Hellraiser Scrawny infant squawking daughter unswaddled for the car seat in a more winter than spring rain, welcome to the world, hellraiser. March is bipolar in Missouri. Welcome to this corner of the world. Here is my thumb. You cannot seem to locate your own. Let’s do something about those maniacally flapping hands, those dagger-length fingernails. What a nuisance it is to be born. Regurgitated on dry land. Exposed to the elements. Let’s adjust the thermostat. Sandwich the breast. Get some meat on those bones.
I Live in the Woods It's the woods. These streets strung above I-70 are no neighborhood: They have no name. The trees out here in the dark are older than toothpick houses. Denser in their darkness than any porch light. Early morning resounds with cricket orchestration, the long intermittent hiss of a cicada. Backtrack to the blubbery soon-to-be extinct spectral motors of the interstate. This is the age of insects, Gould says, so I start a bug collection. I scoop the iridescent dead from our kiddie pool with a Walmart pill bottle: a Japanese beetle. I have to explain to Theo the exoskeleton of the cicada latched onto the A-frame of his swing set is just a shell, it's not alive, and pick it off myself. I find a dead cicada for display and seal it in the orange tube. Peel the label that says Keppra that says Bactrim that says Methylprednisolone that leaves a sticky little residue.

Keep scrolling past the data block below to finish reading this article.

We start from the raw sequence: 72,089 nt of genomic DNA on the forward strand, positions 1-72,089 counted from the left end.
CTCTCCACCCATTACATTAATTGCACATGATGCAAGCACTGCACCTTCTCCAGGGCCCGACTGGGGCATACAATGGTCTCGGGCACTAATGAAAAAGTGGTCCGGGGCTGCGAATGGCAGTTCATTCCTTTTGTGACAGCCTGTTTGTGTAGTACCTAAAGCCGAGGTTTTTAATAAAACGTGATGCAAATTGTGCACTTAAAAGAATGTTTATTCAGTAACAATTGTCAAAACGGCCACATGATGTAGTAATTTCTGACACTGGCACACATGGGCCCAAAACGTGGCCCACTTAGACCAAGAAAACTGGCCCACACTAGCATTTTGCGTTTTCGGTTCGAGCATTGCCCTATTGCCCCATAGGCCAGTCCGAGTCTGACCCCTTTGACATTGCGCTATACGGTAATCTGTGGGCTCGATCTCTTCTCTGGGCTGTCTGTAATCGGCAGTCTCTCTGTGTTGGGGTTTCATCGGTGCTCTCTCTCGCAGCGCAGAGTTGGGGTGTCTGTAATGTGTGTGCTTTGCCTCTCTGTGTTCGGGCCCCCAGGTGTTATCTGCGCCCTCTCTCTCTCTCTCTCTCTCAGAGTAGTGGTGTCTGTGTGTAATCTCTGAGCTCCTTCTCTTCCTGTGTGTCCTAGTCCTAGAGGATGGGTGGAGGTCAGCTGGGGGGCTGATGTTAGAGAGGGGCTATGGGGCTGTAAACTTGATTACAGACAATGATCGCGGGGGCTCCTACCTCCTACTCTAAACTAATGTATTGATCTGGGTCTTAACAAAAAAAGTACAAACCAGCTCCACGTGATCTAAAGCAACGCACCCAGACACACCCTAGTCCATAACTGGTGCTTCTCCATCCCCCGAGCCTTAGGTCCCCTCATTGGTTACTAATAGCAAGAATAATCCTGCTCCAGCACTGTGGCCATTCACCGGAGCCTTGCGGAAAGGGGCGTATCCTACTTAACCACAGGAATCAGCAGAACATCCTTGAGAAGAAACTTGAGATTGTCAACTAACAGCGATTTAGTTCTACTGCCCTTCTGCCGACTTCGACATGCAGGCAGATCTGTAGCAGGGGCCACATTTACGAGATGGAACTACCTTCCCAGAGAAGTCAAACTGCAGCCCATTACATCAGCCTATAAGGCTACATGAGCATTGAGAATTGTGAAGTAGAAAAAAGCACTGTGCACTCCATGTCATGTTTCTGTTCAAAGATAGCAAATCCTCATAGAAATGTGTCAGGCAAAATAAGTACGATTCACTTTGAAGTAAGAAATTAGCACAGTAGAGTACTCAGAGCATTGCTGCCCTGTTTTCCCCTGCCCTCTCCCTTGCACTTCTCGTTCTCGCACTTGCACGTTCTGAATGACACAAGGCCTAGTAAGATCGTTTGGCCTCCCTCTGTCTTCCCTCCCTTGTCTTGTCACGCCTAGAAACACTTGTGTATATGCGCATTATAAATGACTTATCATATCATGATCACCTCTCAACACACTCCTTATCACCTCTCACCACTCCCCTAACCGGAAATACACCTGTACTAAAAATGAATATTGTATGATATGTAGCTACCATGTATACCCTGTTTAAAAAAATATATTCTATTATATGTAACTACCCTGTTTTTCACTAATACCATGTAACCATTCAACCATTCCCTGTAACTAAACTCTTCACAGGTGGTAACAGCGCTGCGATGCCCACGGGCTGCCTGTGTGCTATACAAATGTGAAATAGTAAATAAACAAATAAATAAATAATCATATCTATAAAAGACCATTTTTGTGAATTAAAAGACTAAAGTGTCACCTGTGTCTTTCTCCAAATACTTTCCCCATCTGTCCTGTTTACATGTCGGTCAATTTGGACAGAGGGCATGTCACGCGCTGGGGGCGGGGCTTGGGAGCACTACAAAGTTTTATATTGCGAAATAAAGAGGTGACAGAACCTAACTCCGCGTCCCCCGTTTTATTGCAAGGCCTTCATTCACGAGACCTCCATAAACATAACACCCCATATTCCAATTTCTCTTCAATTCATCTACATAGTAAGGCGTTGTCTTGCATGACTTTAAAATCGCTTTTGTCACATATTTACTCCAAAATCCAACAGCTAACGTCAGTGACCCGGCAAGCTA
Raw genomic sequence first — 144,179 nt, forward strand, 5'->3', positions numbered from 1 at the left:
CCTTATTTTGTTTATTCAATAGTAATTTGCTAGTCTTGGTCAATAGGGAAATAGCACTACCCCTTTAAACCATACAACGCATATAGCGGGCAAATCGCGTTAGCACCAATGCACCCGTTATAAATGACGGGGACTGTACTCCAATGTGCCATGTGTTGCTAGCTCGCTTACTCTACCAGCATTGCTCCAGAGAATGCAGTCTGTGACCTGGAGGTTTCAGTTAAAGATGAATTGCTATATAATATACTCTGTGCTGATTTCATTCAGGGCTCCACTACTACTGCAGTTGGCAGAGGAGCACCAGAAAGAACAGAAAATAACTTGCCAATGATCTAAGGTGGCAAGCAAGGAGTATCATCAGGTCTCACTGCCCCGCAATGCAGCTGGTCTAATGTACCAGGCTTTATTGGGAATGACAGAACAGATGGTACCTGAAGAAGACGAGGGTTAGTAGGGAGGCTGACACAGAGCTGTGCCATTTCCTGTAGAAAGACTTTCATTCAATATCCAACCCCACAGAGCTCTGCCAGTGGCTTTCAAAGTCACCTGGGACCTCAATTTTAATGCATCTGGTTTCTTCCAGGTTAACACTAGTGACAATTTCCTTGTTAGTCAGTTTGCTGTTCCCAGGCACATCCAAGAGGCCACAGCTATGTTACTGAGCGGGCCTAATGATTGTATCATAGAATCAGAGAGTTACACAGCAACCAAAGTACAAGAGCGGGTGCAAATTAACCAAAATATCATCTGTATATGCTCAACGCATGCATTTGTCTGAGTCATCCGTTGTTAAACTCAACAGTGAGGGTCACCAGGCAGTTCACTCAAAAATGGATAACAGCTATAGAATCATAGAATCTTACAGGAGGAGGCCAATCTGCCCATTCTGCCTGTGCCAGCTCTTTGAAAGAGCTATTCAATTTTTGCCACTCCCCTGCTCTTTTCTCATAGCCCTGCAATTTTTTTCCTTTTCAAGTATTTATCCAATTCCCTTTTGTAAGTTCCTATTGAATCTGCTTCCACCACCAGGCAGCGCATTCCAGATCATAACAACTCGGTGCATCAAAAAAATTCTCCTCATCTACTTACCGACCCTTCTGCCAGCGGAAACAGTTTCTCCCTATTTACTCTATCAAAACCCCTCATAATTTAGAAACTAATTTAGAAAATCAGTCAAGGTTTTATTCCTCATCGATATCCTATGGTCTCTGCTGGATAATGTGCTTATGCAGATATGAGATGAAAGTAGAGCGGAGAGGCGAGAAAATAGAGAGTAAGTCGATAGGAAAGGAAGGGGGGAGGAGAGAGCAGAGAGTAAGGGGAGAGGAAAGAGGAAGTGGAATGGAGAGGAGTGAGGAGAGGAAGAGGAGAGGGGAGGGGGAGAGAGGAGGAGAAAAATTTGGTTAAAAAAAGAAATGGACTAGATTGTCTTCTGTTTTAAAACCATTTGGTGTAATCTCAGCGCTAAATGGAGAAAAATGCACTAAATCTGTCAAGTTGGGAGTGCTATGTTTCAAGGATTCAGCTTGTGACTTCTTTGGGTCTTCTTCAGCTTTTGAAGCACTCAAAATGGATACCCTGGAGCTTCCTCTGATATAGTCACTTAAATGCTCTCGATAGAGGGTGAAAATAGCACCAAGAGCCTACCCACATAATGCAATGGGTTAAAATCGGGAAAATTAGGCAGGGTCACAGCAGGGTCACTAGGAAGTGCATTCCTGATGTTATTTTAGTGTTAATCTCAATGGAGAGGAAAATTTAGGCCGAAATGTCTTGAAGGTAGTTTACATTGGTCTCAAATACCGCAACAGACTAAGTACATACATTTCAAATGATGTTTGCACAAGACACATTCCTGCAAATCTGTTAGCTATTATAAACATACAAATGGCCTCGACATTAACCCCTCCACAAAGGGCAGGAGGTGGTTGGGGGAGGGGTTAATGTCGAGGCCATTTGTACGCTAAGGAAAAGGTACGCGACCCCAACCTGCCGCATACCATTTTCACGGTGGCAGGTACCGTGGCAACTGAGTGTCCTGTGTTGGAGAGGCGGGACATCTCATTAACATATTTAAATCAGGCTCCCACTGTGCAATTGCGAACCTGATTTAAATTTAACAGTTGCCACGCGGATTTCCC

Tree, House The reach for love is the branch in my apple tree that is barely touching the eaves. There is a thin and fragile part of my heart that is always barely touching. An apple tree opening endlessly unto the house brings its chimneys into the shady auspice of leaves but let the roots rub up against a cracked foundation and they chafe. Mostly I just settle into the earth and sprout more cracks, more spider veins for the rain to bleed through, I seep into the soil the sound sleep of the soil packed around my cracks.
Cameron Morse is Senior Reviews editor at Harbor Review and the author of eight collections of poetry. His first collection, Fall Risk, won Glass Lyre Press’s 2018 Best Book Award. His collection of unrhymed sonnets, Sonnetizer, is forthcoming from Kelsay Books.
Editor-in-Chief Laura Lee Washburn is the Director of Creative Writing at Pittsburg State University in Kansas, and the author of This Good Warm Place: 10th Anniversary Expanded Edition (March Street) and Watching the Contortionists (Palanquin Chapbook Prize). Her poetry has appeared in such journals as TheNewVerse.News, Carolina Quarterly, Ninth Letter, The Sun, and Valparaiso Review. Harbor Review’s chapbook prize is named in her honor. She expects her next collection, The Book of Stolen Images (Meadowlark) to be out in a few months.